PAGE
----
Schizophrenic Difficulty: Despite dangers like arch-liches, mind flayers, and Rodney chasing you, the game gets much, much easier after the first dozen levels or so due to the necessity of being Crazy-Prepared and to vastly overpowered early monsters like soldier ants, leocrottas, and chameleons.
Schmuck Bait: Played with. Most unidentified scrolls have gibberish names like "ZELGO MER" or "XIXAXA XOXAXA XUXAXA," but one of them is titled "READ ME." Whether it's actually Schmuck Bait depends on whether it turns out to be a helpful scroll or, say, a scroll of destroy armor (which destroys some of your armor).
Sealed Room in the Middle of Nowhere: Where you end up if you teleport by accident into a vault. Sure, there's a guard who comes along to check it, but if you refuse to give up all your gold or keep saying you're Croesus, you're stuck inside until you starve to death.
Self-Imposed Challenge: Lots of them, and the game keeps track of which restrictions you've managed to not yet break. The players have invented some extra-ridiculous challenges like Zen, which requires you to blind yourself for the entire game.
Shapeshifter Mode Lock: This will happen if you genocide your race/role while polymorphed. Try to change back and you will die. Also, Amulets of Unchanging can be worn for this effect.
Shoplift and Die: The trope was once named Izchak's Wrath, after the only non-random shopkeeper in NetHack.
Shout-Out: The Rogue level re-skins most of the game's graphics in the style of NetHack's famous ancestor.
It might actually be impossible to visit Fort Ludios in a given game.
Silver Has Mystic Powers: Vampires, werewolves, and a few other enemies take bonus damage when hit by anything made of silver (even if it isn't a weapon). Shades can only be harmed by silver.
Skeleton Key: Any key found will unlock any door or chest (older versions had different kinds of keys that could only open corresponding types of locks).
Songs in the Key of Lock: One way of getting into the Castle. A (possibly unintended) side effect allows you to easily kill off most of the monsters in the castle: Playing the pass-tune again closes the drawbridge, and any monster on the drawbridge will be crushed to death when it closes. Wash, rinse, repeat. This also destroys any loot they're carrying, though.
Silliness Switch: Hallucinations, caused by magic or dodgy food. Non-hallucinating silliness includes kitchen sinks, tourists, cameras, Hawaiian shirts, and even the Keystone Kops.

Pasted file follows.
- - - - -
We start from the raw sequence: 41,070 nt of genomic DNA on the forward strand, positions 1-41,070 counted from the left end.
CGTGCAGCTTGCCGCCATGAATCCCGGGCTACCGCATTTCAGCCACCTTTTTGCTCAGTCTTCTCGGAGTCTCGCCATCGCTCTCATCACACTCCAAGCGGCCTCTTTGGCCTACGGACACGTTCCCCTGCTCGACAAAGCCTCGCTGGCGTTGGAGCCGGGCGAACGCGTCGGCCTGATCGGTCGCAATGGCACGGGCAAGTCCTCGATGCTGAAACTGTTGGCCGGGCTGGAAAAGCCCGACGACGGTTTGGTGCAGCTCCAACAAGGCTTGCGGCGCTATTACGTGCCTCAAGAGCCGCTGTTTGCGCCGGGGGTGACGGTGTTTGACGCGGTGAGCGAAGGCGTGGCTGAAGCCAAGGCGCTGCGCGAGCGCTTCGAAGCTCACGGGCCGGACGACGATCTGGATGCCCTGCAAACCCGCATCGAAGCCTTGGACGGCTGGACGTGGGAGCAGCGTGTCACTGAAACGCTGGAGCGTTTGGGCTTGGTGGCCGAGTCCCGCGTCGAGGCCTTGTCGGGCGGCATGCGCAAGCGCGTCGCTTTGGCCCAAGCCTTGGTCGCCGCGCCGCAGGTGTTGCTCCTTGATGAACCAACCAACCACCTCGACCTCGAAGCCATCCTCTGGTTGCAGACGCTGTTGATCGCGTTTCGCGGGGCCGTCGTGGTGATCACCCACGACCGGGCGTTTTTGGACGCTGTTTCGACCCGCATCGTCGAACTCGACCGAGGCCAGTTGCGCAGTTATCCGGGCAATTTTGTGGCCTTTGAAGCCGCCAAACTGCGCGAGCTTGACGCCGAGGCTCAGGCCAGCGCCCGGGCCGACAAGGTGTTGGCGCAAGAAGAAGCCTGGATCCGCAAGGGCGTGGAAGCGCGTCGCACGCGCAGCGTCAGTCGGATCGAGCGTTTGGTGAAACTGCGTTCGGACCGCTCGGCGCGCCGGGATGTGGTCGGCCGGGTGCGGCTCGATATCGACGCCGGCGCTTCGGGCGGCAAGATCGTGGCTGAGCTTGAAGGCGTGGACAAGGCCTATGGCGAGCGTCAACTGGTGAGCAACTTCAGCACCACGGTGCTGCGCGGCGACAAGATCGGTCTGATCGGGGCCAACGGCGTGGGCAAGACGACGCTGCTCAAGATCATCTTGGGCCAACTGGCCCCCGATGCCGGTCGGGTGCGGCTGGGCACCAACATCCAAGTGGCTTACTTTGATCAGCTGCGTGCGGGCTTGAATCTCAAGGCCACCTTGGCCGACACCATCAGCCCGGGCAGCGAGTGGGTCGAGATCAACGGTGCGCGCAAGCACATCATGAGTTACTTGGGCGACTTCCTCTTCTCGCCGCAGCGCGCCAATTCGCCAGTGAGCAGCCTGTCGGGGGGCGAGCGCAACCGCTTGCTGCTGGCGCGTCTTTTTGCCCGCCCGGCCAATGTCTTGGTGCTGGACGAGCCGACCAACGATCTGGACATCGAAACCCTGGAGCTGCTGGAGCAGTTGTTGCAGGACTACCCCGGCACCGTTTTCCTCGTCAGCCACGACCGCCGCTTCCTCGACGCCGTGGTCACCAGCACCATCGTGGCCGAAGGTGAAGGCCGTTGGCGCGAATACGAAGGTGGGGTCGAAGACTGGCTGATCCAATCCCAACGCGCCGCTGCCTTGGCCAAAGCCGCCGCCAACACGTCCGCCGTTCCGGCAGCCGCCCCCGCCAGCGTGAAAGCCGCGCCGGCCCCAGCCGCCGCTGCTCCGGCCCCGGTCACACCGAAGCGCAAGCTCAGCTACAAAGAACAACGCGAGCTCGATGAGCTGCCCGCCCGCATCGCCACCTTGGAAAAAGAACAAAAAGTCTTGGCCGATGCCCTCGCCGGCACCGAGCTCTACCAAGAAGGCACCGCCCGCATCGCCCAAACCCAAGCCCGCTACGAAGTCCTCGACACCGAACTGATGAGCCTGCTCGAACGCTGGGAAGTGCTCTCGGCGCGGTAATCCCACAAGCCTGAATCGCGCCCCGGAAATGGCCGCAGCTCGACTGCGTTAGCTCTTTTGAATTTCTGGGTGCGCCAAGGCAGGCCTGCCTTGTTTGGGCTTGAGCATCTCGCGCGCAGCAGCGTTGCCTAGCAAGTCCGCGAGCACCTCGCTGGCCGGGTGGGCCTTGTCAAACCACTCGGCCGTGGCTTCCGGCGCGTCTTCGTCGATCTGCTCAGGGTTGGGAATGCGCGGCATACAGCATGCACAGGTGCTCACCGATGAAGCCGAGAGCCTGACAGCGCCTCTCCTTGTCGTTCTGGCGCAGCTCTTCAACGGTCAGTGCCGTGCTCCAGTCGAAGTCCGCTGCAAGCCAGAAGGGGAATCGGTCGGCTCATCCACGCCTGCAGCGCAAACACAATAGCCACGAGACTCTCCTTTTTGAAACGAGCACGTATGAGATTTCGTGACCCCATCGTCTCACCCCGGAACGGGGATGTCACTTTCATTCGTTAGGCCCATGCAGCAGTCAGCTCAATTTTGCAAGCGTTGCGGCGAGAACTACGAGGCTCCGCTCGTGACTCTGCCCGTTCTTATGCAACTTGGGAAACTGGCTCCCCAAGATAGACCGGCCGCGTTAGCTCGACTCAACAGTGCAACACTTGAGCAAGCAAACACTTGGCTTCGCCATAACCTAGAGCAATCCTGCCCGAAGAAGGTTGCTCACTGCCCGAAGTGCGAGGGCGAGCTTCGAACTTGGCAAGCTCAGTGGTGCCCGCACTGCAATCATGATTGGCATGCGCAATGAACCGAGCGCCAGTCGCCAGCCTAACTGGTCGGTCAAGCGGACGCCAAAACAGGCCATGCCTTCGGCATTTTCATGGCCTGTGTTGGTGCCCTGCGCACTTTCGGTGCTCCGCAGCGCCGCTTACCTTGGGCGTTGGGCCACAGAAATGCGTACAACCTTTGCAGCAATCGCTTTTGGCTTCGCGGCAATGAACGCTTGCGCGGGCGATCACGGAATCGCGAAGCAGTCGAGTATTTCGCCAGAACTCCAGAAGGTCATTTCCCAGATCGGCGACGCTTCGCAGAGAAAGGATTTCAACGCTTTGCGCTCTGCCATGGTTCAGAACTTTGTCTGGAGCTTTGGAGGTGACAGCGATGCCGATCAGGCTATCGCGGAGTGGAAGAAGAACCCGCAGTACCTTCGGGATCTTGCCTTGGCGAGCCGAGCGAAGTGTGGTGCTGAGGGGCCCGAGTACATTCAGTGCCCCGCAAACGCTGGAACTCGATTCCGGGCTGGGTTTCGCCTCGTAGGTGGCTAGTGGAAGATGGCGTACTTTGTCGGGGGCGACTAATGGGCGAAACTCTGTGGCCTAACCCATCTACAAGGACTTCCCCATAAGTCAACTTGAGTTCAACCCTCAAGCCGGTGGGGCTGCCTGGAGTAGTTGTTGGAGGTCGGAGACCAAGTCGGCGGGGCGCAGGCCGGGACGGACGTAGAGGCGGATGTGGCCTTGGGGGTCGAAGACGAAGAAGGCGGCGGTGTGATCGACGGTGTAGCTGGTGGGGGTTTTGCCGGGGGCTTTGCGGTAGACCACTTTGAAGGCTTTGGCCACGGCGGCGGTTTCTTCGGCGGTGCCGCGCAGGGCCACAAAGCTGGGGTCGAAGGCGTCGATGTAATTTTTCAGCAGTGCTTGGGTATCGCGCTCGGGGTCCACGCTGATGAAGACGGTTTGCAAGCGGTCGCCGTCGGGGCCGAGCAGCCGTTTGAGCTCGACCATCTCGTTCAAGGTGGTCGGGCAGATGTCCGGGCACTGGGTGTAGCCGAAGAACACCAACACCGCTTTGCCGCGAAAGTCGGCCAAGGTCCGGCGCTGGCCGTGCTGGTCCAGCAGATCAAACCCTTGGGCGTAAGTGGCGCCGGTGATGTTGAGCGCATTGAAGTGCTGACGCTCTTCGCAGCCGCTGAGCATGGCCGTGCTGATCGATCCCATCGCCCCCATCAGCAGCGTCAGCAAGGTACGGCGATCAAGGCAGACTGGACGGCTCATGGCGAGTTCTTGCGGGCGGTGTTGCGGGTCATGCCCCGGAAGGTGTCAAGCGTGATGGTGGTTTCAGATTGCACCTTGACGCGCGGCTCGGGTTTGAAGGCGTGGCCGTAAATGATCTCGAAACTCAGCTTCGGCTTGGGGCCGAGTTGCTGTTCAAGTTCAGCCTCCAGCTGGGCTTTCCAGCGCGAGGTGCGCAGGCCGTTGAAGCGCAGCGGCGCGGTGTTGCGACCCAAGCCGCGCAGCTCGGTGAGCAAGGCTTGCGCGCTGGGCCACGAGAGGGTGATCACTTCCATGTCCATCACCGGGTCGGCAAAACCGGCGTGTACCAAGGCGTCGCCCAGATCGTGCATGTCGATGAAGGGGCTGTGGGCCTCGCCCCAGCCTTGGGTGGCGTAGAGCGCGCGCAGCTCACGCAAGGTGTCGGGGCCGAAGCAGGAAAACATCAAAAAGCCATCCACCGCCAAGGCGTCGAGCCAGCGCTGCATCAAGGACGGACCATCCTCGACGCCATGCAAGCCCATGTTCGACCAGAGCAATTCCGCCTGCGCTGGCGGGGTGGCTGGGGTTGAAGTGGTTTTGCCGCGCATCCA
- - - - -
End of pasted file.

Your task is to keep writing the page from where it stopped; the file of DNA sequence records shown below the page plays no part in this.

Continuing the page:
Stat Death: If your Intelligence drops below 3 (usually by mind flayer attack, although there are other ways to do this), you "die of brainlessness".
Stock Animal Diet: Horses eat apples and carrots. Thus, a Knight starts the game with apples and carrots, to feed its pet pony. Horses can also eat other vegetarian food, such as lichen corpses.
Stuck Items: Cursed armor can't be removed, and cursed weapons can't be un-wielded. There are several ways of dealing with these problems, only one ("remove curse") obvious.note For example, if it's made of stone, you can cast stone-to-flesh and eat it. Eating cursed food will make you sick, but at least the bigger problem is dealt with.
Taken for Granite: From the cockatrices, one of the game's many Goddamned Bats. If you manage to kill the 'trice, you can then wield its corpse, turning its power against your enemies. Make sure to wear gloves, though, and don't trip.
Technical Pacifist: See Pacifist Run, above, and note that the requirement is that you don't personally kill anything. Leading an army of high-level pets through the dungeon and letting them slaughter everything you meet is just fine.
Tech Points: You need both "skill slots" (gained through Experience Points) and a certain number of successful uses of the item/spell in question to advance a skill.
Too Awesome to Use: Averted with a vengeance, since you practically have to use powerful items early and often to survive at all. If you come in with the hoarding attitude, it can take a while to get used to the idea that it's OK to use two charges from your wand of fire on dungeon level three as long as you don't die.
One clear example, the scroll of Scare Monster. You get one, maybe two uses before it crumbles to dust. Early on engraving Elbereth in the dust works almost as well, and is repeatable. Late game opponents aren't affected by the scroll.
Touch of Death: A couple of high-level monsters can do this. Getting the proper preventative gear is a early-game priority.
Trial-and-Error Gameplay: The player is supposed to make out most gameplay mechanics this way. In a game with an immense game world, permanent death, and most errors leading to said permanent death. No wonder that players doubt the possibility of Ascending without reading spoilers. The game does provide an Oracle, a special monster which gives valuable advice about the game, but it has great limitations on its consultations.
Turn Undead: Available through a spell, a wand, and a class attribute. Due to liberal application of Just for Pun, you can also use it to revive corpses. Very useful when your highly leveled-up pet gets killed. Although beware, it won't necessarily revive tame.